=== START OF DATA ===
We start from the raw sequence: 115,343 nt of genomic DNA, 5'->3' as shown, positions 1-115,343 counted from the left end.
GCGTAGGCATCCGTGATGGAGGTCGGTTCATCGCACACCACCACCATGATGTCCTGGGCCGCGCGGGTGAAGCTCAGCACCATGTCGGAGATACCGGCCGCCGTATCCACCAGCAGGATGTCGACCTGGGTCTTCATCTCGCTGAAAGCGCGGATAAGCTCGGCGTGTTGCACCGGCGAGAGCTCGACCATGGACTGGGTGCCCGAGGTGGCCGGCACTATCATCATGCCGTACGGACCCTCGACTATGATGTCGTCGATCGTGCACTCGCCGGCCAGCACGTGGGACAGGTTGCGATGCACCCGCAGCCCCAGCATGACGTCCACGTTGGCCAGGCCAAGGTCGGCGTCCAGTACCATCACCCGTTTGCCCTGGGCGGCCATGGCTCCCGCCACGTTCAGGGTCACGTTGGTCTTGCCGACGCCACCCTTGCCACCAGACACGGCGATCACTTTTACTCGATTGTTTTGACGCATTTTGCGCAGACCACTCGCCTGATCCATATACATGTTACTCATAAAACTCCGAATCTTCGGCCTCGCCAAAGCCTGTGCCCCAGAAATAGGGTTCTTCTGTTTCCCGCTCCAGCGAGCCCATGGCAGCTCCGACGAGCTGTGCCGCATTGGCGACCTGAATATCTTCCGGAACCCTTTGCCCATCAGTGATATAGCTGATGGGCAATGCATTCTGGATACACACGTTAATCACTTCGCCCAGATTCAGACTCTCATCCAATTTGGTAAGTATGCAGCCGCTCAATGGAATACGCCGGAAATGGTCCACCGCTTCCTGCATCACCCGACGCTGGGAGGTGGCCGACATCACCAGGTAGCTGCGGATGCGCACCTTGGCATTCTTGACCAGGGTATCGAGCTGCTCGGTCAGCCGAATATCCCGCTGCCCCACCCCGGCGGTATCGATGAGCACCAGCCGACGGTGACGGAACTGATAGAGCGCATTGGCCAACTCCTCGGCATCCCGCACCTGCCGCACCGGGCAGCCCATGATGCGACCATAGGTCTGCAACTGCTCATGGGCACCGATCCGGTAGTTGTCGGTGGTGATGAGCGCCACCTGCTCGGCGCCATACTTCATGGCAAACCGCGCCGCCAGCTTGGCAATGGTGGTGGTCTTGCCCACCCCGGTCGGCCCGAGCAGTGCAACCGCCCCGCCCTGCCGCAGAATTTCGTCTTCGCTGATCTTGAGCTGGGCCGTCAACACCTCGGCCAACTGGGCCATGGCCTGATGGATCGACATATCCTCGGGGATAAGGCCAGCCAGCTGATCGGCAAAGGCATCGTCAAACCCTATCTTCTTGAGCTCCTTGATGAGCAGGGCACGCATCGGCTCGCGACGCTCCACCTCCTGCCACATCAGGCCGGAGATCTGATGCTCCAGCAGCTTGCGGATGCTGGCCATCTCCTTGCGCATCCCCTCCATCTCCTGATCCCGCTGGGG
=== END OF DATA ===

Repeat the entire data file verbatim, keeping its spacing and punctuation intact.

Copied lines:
We start from the raw sequence: 115,343 nt of genomic DNA, 5'->3' as shown, positions 1-115,343 counted from the left end.
GCGTAGGCATCCGTGATGGAGGTCGGTTCATCGCACACCACCACCATGATGTCCTGGGCCGCGCGGGTGAAGCTCAGCACCATGTCGGAGATACCGGCCGCCGTATCCACCAGCAGGATGTCGACCTGGGTCTTCATCTCGCTGAAAGCGCGGATAAGCTCGGCGTGTTGCACCGGCGAGAGCTCGACCATGGACTGGGTGCCCGAGGTGGCCGGCACTATCATCATGCCGTACGGACCCTCGACTATGATGTCGTCGATCGTGCACTCGCCGGCCAGCACGTGGGACAGGTTGCGATGCACCCGCAGCCCCAGCATGACGTCCACGTTGGCCAGGCCAAGGTCGGCGTCCAGTACCATCACCCGTTTGCCCTGGGCGGCCATGGCTCCCGCCACGTTCAGGGTCACGTTGGTCTTGCCGACGCCACCCTTGCCACCAGACACGGCGATCACTTTTACTCGATTGTTTTGACGCATTTTGCGCAGACCACTCGCCTGATCCATATACATGTTACTCATAAAACTCCGAATCTTCGGCCTCGCCAAAGCCTGTGCCCCAGAAATAGGGTTCTTCTGTTTCCCGCTCCAGCGAGCCCATGGCAGCTCCGACGAGCTGTGCCGCATTGGCGACCTGAATATCTTCCGGAACCCTTTGCCCATCAGTGATATAGCTGATGGGCAATGCATTCTGGATACACACGTTAATCACTTCGCCCAGATTCAGACTCTCATCCAATTTGGTAAGTATGCAGCCGCTCAATGGAATACGCCGGAAATGGTCCACCGCTTCCTGCATCACCCGACGCTGGGAGGTGGCCGACATCACCAGGTAGCTGCGGATGCGCACCTTGGCATTCTTGACCAGGGTATCGAGCTGCTCGGTCAGCCGAATATCCCGCTGCCCCACCCCGGCGGTATCGATGAGCACCAGCCGACGGTGACGGAACTGATAGAGCGCATTGGCCAACTCCTCGGCATCCCGCACCTGCCGCACCGGGCAGCCCATGATGCGACCATAGGTCTGCAACTGCTCATGGGCACCGATCCGGTAGTTGTCGGTGGTGATGAGCGCCACCTGCTCGGCGCCATACTTCATGGCAAACCGCGCCGCCAGCTTGGCAATGGTGGTGGTCTTGCCCACCCCGGTCGGCCCGAGCAGTGCAACCGCCCCGCCCTGCCGCAGAATTTCGTCTTCGCTGATCTTGAGCTGGGCCGTCAACACCTCGGCCAACTGGGCCATGGCCTGATGGATCGACATATCCTCGGGGATAAGGCCAGCCAGCTGATCGGCAAAGGCATCGTCAAACCCTATCTTCTTGAGCTCCTTGATGAGCAGGGCACGCATCGGCTCGCGACGCTCCACCTCCTGCCACATCAGGCCGGAGATCTGATGCTCCAGCAGCTTGCGGATGCTGGCCATCTCCTTGCGCATCCCCTCCATCTCCTGATCCCGCTGGGG